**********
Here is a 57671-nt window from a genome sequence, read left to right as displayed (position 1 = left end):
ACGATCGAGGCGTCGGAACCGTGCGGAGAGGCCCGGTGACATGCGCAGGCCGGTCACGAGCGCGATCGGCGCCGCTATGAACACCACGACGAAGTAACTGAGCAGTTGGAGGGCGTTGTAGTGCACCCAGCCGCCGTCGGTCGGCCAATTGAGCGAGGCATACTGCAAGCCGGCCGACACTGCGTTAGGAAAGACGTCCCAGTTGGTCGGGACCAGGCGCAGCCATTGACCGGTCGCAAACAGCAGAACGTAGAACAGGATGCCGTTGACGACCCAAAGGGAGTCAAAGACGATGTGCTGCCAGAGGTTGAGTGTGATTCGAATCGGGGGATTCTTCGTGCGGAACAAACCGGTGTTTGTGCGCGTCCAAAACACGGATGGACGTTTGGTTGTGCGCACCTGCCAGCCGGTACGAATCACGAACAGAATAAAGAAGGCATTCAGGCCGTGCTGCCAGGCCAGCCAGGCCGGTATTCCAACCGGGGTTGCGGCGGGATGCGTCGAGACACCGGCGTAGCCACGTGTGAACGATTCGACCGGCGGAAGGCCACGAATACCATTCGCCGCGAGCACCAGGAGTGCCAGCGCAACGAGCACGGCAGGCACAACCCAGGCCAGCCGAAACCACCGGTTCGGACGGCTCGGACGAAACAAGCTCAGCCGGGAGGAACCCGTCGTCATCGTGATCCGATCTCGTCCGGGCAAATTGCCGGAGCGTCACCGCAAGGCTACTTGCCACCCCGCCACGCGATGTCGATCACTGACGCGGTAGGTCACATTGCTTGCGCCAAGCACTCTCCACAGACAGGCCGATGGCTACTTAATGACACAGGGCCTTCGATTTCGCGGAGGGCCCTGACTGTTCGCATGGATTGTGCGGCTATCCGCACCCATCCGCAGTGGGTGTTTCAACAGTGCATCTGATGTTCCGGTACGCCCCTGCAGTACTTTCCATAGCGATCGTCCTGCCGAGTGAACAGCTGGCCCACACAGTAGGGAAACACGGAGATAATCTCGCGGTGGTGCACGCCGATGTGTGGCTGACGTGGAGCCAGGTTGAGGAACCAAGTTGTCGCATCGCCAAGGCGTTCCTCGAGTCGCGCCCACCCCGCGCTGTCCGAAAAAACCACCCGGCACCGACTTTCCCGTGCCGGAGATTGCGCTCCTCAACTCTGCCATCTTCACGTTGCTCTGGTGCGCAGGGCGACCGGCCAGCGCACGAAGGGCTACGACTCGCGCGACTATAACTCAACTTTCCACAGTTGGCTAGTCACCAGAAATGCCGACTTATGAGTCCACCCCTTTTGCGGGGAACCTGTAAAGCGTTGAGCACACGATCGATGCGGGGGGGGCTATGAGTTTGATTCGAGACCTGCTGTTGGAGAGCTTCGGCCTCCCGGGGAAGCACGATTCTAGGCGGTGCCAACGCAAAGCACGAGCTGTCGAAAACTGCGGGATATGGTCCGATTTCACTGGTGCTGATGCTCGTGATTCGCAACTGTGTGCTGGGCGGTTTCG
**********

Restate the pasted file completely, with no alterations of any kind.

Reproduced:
Here is a 57671-nt window from a genome sequence, read left to right as displayed (position 1 = left end):
ACGATCGAGGCGTCGGAACCGTGCGGAGAGGCCCGGTGACATGCGCAGGCCGGTCACGAGCGCGATCGGCGCCGCTATGAACACCACGACGAAGTAACTGAGCAGTTGGAGGGCGTTGTAGTGCACCCAGCCGCCGTCGGTCGGCCAATTGAGCGAGGCATACTGCAAGCCGGCCGACACTGCGTTAGGAAAGACGTCCCAGTTGGTCGGGACCAGGCGCAGCCATTGACCGGTCGCAAACAGCAGAACGTAGAACAGGATGCCGTTGACGACCCAAAGGGAGTCAAAGACGATGTGCTGCCAGAGGTTGAGTGTGATTCGAATCGGGGGATTCTTCGTGCGGAACAAACCGGTGTTTGTGCGCGTCCAAAACACGGATGGACGTTTGGTTGTGCGCACCTGCCAGCCGGTACGAATCACGAACAGAATAAAGAAGGCATTCAGGCCGTGCTGCCAGGCCAGCCAGGCCGGTATTCCAACCGGGGTTGCGGCGGGATGCGTCGAGACACCGGCGTAGCCACGTGTGAACGATTCGACCGGCGGAAGGCCACGAATACCATTCGCCGCGAGCACCAGGAGTGCCAGCGCAACGAGCACGGCAGGCACAACCCAGGCCAGCCGAAACCACCGGTTCGGACGGCTCGGACGAAACAAGCTCAGCCGGGAGGAACCCGTCGTCATCGTGATCCGATCTCGTCCGGGCAAATTGCCGGAGCGTCACCGCAAGGCTACTTGCCACCCCGCCACGCGATGTCGATCACTGACGCGGTAGGTCACATTGCTTGCGCCAAGCACTCTCCACAGACAGGCCGATGGCTACTTAATGACACAGGGCCTTCGATTTCGCGGAGGGCCCTGACTGTTCGCATGGATTGTGCGGCTATCCGCACCCATCCGCAGTGGGTGTTTCAACAGTGCATCTGATGTTCCGGTACGCCCCTGCAGTACTTTCCATAGCGATCGTCCTGCCGAGTGAACAGCTGGCCCACACAGTAGGGAAACACGGAGATAATCTCGCGGTGGTGCACGCCGATGTGTGGCTGACGTGGAGCCAGGTTGAGGAACCAAGTTGTCGCATCGCCAAGGCGTTCCTCGAGTCGCGCCCACCCCGCGCTGTCCGAAAAAACCACCCGGCACCGACTTTCCCGTGCCGGAGATTGCGCTCCTCAACTCTGCCATCTTCACGTTGCTCTGGTGCGCAGGGCGACCGGCCAGCGCACGAAGGGCTACGACTCGCGCGACTATAACTCAACTTTCCACAGTTGGCTAGTCACCAGAAATGCCGACTTATGAGTCCACCCCTTTTGCGGGGAACCTGTAAAGCGTTGAGCACACGATCGATGCGGGGGGGGCTATGAGTTTGATTCGAGACCTGCTGTTGGAGAGCTTCGGCCTCCCGGGGAAGCACGATTCTAGGCGGTGCCAACGCAAAGCACGAGCTGTCGAAAACTGCGGGATATGGTCCGATTTCACTGGTGCTGATGCTCGTGATTCGCAACTGTGTGCTGGGCGGTTTCG